Figure 1 : Granting of bail by gender [see attached PDF for graph]

Information on sentencing was available in respect of 183 of the 208 persons convicted of offences (145 men and 38 women). Full-time custodial sentences were given to some 83 per cent of sentenced men and 74 per cent of women. These differences may be indicative of the nature of the offences committed, the amounts of money involved and other aggravating and mitigating factors. In rare cases, extremely lengthy terms of imprisonment have been imposed on women convicted of fraud (see Box 5).


Box 5

In August 1992, a lengthy term of imprisonment was imposed on a female financial adviser who had established an advisory service specifically for women in Western Australia. The offender was sentenced to 17 years imprisonment for having defrauded over 1,000 investors in her company of almost $3 million.


For all sentenced offenders, the mean maximum term of custodial sentences awarded (both full-time and periodic) was 3.6 years (43 months), while the mean minimum custodial term awarded was 2.4 years (29 months). However, this varied among jurisdictions, as shown in Table 3. In addition, the data highlight the differences between genders. The mean maximum term of custodial sentence awarded for men was 3.7 years (45 months), compared to 2.6 years (31 months) for women, whereas minimum sentences were 2.4 years (29 months) and 2.1 years (25 months) respectively for male and female offenders.

Table 3 : Period of custodial sentences - mean maximum and minimum terms by gender (months)
Jurisdiction n* Male maximum Male minimum Female maximum Female minimum Total maximum
* 'n' relates to number of persons sentenced to full or periodic custodial terms; information was unavailable for one person. Totals are the mean number of months awarded for all jurisdictions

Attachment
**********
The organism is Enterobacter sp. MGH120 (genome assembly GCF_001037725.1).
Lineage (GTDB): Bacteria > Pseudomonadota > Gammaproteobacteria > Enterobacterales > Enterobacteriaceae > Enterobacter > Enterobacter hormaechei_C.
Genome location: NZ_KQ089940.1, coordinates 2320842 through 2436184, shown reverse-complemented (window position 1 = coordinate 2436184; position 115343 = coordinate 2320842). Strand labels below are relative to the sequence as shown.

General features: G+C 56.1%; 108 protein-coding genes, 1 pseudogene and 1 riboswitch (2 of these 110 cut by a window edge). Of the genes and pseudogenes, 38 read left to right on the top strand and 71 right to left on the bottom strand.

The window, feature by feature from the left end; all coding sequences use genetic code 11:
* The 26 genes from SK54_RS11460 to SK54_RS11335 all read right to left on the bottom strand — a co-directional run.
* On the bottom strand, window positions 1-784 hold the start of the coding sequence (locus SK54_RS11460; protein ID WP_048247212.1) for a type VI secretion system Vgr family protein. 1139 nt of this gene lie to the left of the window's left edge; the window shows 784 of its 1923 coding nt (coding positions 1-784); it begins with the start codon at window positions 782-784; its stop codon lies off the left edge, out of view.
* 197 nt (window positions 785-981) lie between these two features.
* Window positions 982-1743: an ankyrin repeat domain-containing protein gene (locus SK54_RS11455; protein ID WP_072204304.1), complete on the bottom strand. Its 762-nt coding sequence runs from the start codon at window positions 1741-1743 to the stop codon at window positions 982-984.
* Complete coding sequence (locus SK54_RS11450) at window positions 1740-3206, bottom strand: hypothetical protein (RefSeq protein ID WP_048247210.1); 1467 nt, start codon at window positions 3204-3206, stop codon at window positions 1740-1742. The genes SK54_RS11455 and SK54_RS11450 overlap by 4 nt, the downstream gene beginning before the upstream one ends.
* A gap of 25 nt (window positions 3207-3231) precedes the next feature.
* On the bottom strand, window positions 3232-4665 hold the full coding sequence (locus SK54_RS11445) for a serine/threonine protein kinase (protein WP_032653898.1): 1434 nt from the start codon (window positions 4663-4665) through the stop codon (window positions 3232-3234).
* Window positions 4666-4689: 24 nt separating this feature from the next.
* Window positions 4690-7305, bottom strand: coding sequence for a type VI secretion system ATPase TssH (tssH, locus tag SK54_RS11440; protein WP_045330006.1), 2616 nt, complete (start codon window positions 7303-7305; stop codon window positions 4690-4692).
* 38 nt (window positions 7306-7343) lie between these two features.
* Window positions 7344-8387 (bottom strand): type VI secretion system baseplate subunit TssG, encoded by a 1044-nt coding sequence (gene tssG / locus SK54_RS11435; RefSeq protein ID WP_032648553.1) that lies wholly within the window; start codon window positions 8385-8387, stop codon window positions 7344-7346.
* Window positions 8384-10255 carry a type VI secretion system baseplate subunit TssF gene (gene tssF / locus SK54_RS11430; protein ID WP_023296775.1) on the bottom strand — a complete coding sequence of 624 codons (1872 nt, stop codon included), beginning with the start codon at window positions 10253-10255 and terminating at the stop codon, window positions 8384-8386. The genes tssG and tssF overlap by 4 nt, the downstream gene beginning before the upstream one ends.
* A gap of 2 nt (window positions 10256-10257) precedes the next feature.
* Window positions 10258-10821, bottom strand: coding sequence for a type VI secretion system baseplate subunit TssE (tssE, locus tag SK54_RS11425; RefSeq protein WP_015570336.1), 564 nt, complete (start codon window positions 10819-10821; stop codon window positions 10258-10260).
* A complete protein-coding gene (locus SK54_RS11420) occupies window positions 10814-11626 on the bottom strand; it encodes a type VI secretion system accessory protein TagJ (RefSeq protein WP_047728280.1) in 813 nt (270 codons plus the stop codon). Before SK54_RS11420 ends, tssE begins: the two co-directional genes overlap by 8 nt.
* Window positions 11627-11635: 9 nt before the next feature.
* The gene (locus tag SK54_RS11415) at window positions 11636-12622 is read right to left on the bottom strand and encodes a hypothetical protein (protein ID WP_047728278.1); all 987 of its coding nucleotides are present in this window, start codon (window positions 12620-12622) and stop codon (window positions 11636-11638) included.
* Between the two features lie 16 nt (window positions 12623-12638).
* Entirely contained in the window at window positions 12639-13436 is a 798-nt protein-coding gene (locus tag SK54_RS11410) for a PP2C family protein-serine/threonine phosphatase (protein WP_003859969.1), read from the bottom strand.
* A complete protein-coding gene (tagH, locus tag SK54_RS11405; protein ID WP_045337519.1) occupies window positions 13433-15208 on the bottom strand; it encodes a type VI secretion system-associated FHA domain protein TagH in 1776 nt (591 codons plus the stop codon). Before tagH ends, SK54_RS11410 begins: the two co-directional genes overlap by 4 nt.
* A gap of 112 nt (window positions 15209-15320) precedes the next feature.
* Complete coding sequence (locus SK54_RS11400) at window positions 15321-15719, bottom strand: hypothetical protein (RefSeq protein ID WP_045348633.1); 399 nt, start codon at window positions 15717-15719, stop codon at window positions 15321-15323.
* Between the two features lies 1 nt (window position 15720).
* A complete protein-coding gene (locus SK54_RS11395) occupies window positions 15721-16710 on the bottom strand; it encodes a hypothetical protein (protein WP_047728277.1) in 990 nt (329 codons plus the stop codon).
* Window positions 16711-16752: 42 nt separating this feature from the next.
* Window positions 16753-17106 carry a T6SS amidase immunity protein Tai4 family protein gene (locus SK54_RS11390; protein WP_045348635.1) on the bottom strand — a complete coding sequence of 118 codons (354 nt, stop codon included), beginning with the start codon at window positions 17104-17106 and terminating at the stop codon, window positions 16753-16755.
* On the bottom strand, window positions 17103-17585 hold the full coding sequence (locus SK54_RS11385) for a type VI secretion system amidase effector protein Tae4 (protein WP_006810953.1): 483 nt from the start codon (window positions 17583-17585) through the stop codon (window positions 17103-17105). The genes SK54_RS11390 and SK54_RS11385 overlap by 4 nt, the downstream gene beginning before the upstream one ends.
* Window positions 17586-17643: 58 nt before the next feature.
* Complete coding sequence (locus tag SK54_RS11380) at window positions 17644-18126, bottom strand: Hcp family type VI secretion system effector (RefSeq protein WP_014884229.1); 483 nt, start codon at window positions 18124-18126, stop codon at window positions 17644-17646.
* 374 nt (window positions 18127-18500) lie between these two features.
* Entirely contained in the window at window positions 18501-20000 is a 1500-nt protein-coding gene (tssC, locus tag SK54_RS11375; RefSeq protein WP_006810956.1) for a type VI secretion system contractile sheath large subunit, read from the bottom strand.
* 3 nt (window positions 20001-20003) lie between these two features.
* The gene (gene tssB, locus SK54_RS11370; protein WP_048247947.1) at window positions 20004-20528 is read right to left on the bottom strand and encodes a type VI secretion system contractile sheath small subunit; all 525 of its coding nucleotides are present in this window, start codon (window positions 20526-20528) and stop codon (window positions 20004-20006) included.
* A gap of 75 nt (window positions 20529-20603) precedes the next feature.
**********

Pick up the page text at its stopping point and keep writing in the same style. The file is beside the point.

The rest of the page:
- indicates that there were no female offenders sentenced to custodial terms in South Australia and Victoria
Source: Australian Institute of Criminology and PricewaterhouseCoopers, Serious fraud in Australia and New Zealand, 2003 [computer file]
ACT 7 47 24 18 18 43
NSW 12 44 33 48 25 45
NT 8 37 15 30 15 32
Qld 19 58 27 24 24 56
SA 10 65 37 - - 65
Tas. 4 37 35 45 45 39
Vic. 13 39 27 - - 39
WA 17 40 39 27 27 37
Cwlth 28 54 31 28 14 45
NZ 30 25 25 30 30 26
Total 148 45 29 31 25 43

However, as outlined earlier, in relation to the type of sentences awarded, the length of sentence does not necessarily reflect leniency towards female offenders by sentencing judges. In fact, while a review of the case notes for women in some jurisdictions with comparable offences committed by men did not reveal any major sentencing differential, it did highlight some differences by judges in terms of language used with respect to women. This was particularly apparent where women had, in the opinion of judges, seriously breached their position of trust and abused power within their organisations or society. This supports the view held by some of women being 'doubly deviant' - they have not only broken the law, but have also breached accepted norms of feminine behaviour (Lloyd 1995).

A total of 322 aggravating factors were noted in respect of 127 offenders (98 males and 29 females) in equal proportions between genders. In some cases multiple factors were recorded. For all offenders, the most common aggravating factors were:

  • breach of trust when the person was in a position of trust/responsibility;
  • the long period of criminality involved;